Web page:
The Sun-Sentinel reminds Floridians that this is the season for one of the deadliest tragedies – forgetting a child in a hot car. Many people don’t realize that the inside of a car in the sun at 80 degrees can heat up in just 20 minutes to 109 degrees.
Last year, across the country 49 children from ages 2 months to 6-years-old died after being forgotten in a hot vehicle and since 1998, 495 children have died when they were left behind in hot cars by distracted caregivers. Florida consistently ranks as the second worst state for this type of tragedy, according to Safe Kids USA.
No parent can imagine how someone can forget their child, but it happened to a 38-year-old man from Cape Coral. Last March, after taking his daughter to the doctor, he rushed back to work and left the 17-month-old in the car seat. When he returned to the vehicle sometime later, he found her dead from heat stroke. Now the man gives presentations speaking about the dangers of complacency. “Don’t go around thinking it can’t happen to you,” he says. The man blames such tragedies on hectic lifestyles, absent-mindedness, and most people going through the day on auto-pilot.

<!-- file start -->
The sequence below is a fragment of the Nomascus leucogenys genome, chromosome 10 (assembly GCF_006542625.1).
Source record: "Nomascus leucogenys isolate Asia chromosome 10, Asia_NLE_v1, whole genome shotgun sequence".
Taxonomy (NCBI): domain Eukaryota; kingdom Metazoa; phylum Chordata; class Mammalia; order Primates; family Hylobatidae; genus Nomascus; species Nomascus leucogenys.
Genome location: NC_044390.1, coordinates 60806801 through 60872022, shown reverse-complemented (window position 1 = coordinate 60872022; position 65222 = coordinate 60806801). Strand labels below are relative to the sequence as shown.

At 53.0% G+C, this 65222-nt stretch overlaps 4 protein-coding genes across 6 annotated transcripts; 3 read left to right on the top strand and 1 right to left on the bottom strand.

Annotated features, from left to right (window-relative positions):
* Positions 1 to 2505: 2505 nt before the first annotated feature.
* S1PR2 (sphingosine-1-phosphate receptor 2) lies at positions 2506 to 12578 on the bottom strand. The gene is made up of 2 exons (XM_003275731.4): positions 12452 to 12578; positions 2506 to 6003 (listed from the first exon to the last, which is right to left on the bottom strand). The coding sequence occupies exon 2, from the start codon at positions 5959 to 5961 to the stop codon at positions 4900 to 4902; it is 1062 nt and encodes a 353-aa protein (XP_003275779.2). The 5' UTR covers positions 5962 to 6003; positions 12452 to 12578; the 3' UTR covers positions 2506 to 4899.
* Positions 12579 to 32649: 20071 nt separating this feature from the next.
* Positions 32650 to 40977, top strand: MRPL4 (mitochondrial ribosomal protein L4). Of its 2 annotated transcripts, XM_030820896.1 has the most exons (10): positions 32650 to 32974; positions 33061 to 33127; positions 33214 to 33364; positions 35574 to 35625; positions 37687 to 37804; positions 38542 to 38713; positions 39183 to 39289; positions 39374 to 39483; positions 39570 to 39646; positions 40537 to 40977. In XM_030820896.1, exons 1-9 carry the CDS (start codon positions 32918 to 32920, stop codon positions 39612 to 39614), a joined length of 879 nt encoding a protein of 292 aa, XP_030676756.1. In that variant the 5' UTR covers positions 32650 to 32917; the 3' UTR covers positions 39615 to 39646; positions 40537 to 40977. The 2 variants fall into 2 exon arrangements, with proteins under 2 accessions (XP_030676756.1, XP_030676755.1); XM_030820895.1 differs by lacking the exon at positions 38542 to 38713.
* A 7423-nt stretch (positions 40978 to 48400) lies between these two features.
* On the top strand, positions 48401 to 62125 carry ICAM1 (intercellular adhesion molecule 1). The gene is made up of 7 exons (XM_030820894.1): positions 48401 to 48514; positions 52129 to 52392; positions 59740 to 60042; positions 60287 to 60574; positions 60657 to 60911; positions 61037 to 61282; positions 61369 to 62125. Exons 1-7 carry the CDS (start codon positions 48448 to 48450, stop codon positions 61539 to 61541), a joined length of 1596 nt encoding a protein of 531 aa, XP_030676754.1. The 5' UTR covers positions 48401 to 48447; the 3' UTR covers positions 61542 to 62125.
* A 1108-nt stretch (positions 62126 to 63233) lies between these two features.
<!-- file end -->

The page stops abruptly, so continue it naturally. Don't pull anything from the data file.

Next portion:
Just over half of the time since 1998, Safe Kids USA found parents forgot their children in the back seat. In about one-third of the deaths, a child accidentally locked themselves in a car. Parents deliberately left their children in a car about 17 percent of the time.
The Florida personal injury lawyers at Farah & Farah remind you to never leave children alone in the car, even for a minute. Have reminders throughout the vehicle to prompt you to look in the backseat so a child is not forgotten. Arrange a reminder call, put your computer or other item in the backseat, or put a note on the dashboard so you never forget. Do whatever it takes to avoid this totally preventable tragedy.